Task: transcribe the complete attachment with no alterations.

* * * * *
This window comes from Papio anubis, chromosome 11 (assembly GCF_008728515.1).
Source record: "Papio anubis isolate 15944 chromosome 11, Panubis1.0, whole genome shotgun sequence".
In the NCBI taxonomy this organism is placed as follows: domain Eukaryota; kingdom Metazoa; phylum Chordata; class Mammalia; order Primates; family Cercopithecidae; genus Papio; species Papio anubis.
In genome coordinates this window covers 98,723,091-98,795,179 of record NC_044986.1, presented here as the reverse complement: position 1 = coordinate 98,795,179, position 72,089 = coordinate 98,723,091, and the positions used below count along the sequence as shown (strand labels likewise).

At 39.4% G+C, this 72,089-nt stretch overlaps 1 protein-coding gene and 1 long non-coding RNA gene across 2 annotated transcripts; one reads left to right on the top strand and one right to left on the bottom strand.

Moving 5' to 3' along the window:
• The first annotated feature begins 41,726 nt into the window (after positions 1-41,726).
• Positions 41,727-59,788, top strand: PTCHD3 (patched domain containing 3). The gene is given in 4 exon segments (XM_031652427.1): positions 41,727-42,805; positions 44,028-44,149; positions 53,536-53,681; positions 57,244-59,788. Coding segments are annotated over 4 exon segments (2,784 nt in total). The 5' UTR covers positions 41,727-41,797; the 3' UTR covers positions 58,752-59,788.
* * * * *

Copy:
This window comes from Papio anubis, chromosome 11 (assembly GCF_008728515.1).
Source record: "Papio anubis isolate 15944 chromosome 11, Panubis1.0, whole genome shotgun sequence".
In the NCBI taxonomy this organism is placed as follows: domain Eukaryota; kingdom Metazoa; phylum Chordata; class Mammalia; order Primates; family Cercopithecidae; genus Papio; species Papio anubis.
In genome coordinates this window covers 98,723,091-98,795,179 of record NC_044986.1, presented here as the reverse complement: position 1 = coordinate 98,795,179, position 72,089 = coordinate 98,723,091, and the positions used below count along the sequence as shown (strand labels likewise).

At 39.4% G+C, this 72,089-nt stretch overlaps 1 protein-coding gene and 1 long non-coding RNA gene across 2 annotated transcripts; one reads left to right on the top strand and one right to left on the bottom strand.

Moving 5' to 3' along the window:
• The first annotated feature begins 41,726 nt into the window (after positions 1-41,726).
• Positions 41,727-59,788, top strand: PTCHD3 (patched domain containing 3). The gene is given in 4 exon segments (XM_031652427.1): positions 41,727-42,805; positions 44,028-44,149; positions 53,536-53,681; positions 57,244-59,788. Coding segments are annotated over 4 exon segments (2,784 nt in total). The 5' UTR covers positions 41,727-41,797; the 3' UTR covers positions 58,752-59,788.